about Europe I know much less but it still seems wrong. probably craner or somebody could better go into it.

vimothy
07-11-2012, 05:36 PM
the center absolutely is not "moving left". socially yes - but even then only in some ways, abortion is still basically an even split - but fiscally it's the exact opposite. Nixon widely expanded social safety nets and founded the freaking E.P.A. that could never happen in the age of Grover Norquist.

Well, I don't think that fiscal issues are that central. But whatever happens, the government will expand as a function of time. It doesn't matter who is in change, as far as I can see:

http://www.usgovernmentspending.com/usgs_line.php?title=Total%20Spending&units=p&size=m&year=1950_2015&sname=US&bar=0&stack=1&col=c&legend=&source=a_i_a_a_a_a_a_a_a_a_a_a_i_i_i_i_i_i_i_i_i_i _i_i_i_i_i_i_i_i_i_i_i_i_i_i_i_i_i_i_i_i_a_a_a_a_a _a_a_a_a_i_a_i_a_a_a_a_a_a_a_g_g_g_g_g&spending0=23.95_22.38_27.88_29.02_29.27_26.70_26.4 7_27.21_28.84_28.77_28.74_30.25_28.94_28.71_28.50_ 26.96_27.45_29.80_30.47_30.08_31.00_31.49_31.36_29 .78_30.23_33.62_34.00_32.91_32.02_31.58_33.72_33.6 4_36.25_36.31_34.44_35.48_35.71_35.09_34.73_34.93_ 36.01_37.22_37.04_36.31_35.38_35.53_34.69_33.76_33 .24_32.64_32.56_33.33_34.74_35.31_34.86_34.83_35.1 2_35.09_37.16_42.83_40.91_40.52_40.63_39.17_38.27_ 37.80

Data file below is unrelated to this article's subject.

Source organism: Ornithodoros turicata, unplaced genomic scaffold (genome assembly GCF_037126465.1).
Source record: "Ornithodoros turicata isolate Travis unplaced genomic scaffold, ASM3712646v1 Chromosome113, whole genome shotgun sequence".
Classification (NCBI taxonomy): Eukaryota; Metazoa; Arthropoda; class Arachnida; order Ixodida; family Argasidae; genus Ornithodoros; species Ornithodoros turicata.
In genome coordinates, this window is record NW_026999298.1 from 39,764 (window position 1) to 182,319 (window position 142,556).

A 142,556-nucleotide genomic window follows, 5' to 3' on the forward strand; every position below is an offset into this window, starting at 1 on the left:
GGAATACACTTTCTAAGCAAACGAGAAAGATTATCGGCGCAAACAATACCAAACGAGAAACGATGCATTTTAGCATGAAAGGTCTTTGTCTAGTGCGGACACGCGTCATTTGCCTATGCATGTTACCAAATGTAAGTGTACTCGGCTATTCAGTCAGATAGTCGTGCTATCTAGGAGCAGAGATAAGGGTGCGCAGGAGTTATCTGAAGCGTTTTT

You can see from the graph that, not only is it growing in absolute terms, but, allowing for some cyclical variation about trend, its even growing as a share of income!

I won't post more graphs, but I think that you'll be hard pushed to find any evidence that our contemporary fiscal conservatives have had a material impact on the size of the American government.

As for the rest, take any dimension you like, cycle back 50 or 100 years and tell me if society has become more liberal or more conservative. In every dimension I can think of, the answer is that society has become more liberal.